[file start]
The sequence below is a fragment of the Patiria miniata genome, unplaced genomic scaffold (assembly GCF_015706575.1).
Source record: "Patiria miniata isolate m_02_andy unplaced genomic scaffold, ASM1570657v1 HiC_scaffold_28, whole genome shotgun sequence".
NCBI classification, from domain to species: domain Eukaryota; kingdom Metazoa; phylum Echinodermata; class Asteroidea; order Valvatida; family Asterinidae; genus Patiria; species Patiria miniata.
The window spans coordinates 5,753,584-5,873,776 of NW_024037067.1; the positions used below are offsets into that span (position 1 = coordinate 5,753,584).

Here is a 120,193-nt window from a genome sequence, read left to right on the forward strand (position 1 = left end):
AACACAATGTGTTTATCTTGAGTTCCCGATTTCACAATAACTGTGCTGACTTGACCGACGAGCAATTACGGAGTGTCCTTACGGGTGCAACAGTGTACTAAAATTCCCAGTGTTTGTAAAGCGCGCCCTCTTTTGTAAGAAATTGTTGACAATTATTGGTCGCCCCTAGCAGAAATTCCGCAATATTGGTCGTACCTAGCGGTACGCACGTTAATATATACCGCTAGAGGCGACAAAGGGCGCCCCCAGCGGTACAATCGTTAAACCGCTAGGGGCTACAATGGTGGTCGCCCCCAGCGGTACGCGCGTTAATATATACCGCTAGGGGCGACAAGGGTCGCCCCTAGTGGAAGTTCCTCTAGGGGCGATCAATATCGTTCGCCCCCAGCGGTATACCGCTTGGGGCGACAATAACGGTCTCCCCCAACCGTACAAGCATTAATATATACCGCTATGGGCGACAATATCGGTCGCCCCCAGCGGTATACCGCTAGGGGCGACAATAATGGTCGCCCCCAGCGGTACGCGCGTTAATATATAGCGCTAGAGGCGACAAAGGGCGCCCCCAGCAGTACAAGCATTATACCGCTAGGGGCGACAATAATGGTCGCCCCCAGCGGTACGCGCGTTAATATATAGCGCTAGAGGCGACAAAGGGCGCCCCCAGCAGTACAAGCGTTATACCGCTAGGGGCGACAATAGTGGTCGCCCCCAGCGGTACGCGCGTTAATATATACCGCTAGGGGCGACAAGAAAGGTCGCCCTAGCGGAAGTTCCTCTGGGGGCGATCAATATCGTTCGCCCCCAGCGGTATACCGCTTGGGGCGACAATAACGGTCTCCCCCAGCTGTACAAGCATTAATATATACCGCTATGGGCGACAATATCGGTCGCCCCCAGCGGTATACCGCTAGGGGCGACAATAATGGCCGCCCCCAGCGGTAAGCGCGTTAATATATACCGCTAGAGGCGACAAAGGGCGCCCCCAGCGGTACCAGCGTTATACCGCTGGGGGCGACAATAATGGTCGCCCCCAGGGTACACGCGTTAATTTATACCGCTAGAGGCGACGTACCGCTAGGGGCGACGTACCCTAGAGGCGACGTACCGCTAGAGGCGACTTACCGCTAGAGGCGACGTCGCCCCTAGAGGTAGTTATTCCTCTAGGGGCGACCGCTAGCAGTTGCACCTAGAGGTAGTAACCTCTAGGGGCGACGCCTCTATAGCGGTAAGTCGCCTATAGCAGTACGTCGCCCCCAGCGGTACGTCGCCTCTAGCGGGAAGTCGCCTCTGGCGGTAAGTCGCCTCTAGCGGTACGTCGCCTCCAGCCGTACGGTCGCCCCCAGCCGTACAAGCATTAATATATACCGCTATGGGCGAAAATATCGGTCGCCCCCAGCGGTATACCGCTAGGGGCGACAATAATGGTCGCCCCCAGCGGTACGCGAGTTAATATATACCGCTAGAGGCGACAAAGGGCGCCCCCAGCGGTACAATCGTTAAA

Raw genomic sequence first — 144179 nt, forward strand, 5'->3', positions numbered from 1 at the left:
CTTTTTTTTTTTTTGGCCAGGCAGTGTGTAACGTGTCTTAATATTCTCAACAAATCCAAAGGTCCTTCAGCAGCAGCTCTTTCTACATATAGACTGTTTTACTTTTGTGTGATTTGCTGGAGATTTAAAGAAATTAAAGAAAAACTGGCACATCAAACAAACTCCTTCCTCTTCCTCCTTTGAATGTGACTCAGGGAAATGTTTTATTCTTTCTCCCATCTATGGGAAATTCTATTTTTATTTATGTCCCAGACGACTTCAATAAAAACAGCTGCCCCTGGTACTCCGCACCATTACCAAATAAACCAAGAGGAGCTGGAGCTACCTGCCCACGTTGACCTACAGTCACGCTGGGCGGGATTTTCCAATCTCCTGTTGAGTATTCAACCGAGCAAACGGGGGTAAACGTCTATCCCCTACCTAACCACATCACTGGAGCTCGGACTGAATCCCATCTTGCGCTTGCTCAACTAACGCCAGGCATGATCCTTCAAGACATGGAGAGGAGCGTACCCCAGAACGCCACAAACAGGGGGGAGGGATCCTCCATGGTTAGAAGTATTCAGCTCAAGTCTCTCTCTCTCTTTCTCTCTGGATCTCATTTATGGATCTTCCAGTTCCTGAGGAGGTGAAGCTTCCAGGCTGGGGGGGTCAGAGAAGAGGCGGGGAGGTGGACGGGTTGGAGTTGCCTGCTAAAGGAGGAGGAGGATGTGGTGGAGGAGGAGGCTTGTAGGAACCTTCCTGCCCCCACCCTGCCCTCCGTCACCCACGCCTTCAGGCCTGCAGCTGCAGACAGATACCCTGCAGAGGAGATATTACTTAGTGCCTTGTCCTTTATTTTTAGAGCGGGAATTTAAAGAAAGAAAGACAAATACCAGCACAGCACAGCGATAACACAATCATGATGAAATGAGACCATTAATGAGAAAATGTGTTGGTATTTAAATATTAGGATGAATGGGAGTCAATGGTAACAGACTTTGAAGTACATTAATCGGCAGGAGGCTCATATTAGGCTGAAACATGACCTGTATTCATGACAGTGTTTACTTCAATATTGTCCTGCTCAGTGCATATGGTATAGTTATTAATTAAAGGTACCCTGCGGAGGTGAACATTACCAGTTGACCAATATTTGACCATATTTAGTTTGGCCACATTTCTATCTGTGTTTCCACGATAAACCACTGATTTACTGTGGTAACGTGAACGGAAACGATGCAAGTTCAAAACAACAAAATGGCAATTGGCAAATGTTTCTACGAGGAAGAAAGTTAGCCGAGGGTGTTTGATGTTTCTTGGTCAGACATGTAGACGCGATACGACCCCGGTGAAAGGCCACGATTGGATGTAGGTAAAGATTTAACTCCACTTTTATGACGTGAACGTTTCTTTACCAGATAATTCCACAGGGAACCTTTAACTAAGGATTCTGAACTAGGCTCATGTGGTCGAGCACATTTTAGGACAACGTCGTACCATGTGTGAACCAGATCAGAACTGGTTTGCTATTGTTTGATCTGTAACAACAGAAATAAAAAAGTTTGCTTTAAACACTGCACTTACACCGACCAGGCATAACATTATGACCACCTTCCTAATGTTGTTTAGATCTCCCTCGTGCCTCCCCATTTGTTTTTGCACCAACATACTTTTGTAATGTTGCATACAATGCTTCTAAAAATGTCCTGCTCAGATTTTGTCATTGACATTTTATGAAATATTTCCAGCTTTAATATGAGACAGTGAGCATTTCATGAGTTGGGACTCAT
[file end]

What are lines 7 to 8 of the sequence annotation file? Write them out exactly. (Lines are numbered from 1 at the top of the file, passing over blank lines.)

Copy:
Raw genomic sequence first — 144179 nt, forward strand, 5'->3', positions numbered from 1 at the left:
CTTTTTTTTTTTTTGGCCAGGCAGTGTGTAACGTGTCTTAATATTCTCAACAAATCCAAAGGTCCTTCAGCAGCAGCTCTTTCTACATATAGACTGTTTTACTTTTGTGTGATTTGCTGGAGATTTAAAGAAATTAAAGAAAAACTGGCACATCAAACAAACTCCTTCCTCTTCCTCCTTTGAATGTGACTCAGGGAAATGTTTTATTCTTTCTCCCATCTATGGGAAATTCTATTTTTATTTATGTCCCAGACGACTTCAATAAAAACAGCTGCCCCTGGTACTCCGCACCATTACCAAATAAACCAAGAGGAGCTGGAGCTACCTGCCCACGTTGACCTACAGTCACGCTGGGCGGGATTTTCCAATCTCCTGTTGAGTATTCAACCGAGCAAACGGGGGTAAACGTCTATCCCCTACCTAACCACATCACTGGAGCTCGGACTGAATCCCATCTTGCGCTTGCTCAACTAACGCCAGGCATGATCCTTCAAGACATGGAGAGGAGCGTACCCCAGAACGCCACAAACAGGGGGGAGGGATCCTCCATGGTTAGAAGTATTCAGCTCAAGTCTCTCTCTCTCTTTCTCTCTGGATCTCATTTATGGATCTTCCAGTTCCTGAGGAGGTGAAGCTTCCAGGCTGGGGGGGTCAGAGAAGAGGCGGGGAGGTGGACGGGTTGGAGTTGCCTGCTAAAGGAGGAGGAGGATGTGGTGGAGGAGGAGGCTTGTAGGAACCTTCCTGCCCCCACCCTGCCCTCCGTCACCCACGCCTTCAGGCCTGCAGCTGCAGACAGATACCCTGCAGAGGAGATATTACTTAGTGCCTTGTCCTTTATTTTTAGAGCGGGAATTTAAAGAAAGAAAGACAAATACCAGCACAGCACAGCGATAACACAATCATGATGAAATGAGACCATTAATGAGAAAATGTGTTGGTATTTAAATATTAGGATGAATGGGAGTCAATGGTAACAGACTTTGAAGTACATTAATCGGCAGGAGGCTCATATTAGGCTGAAACATGACCTGTATTCATGACAGTGTTTACTTCAATATTGTCCTGCTCAGTGCATATGGTATAGTTATTAATTAAAGGTACCCTGCGGAGGTGAACATTACCAGTTGACCAATATTTGACCATATTTAGTTTGGCCACATTTCTATCTGTGTTTCCACGATAAACCACTGATTTACTGTGGTAACGTGAACGGAAACGATGCAAGTTCAAAACAACAAAATGGCAATTGGCAAATGTTTCTACGAGGAAGAAAGTTAGCCGAGGGTGTTTGATGTTTCTTGGTCAGACATGTAGACGCGATACGACCCCGGTGAAAGGCCACGATTGGATGTAGGTAAAGATTTAACTCCACTTTTATGACGTGAACGTTTCTTTACCAGATAATTCCACAGGGAACCTTTAACTAAGGATTCTGAACTAGGCTCATGTGGTCGAGCACATTTTAGGACAACGTCGTACCATGTGTGAACCAGATCAGAACTGGTTTGCTATTGTTTGATCTGTAACAACAGAAATAAAAAAGTTTGCTTTAAACACTGCACTTACACCGACCAGGCATAACATTATGACCACCTTCCTAATGTTGTTTAGATCTCCCTCGTGCCTCCCCATTTGTTTTTGCACCAACATACTTTTGTAATGTTGCATACAATGCTTCTAAAAATGTCCTGCTCAGATTTTGTCATTGACATTTTATGAAATATTTCCAGCTTTAATATGAGACAGTGAGCATTTCATGAGTTGGGACTCAT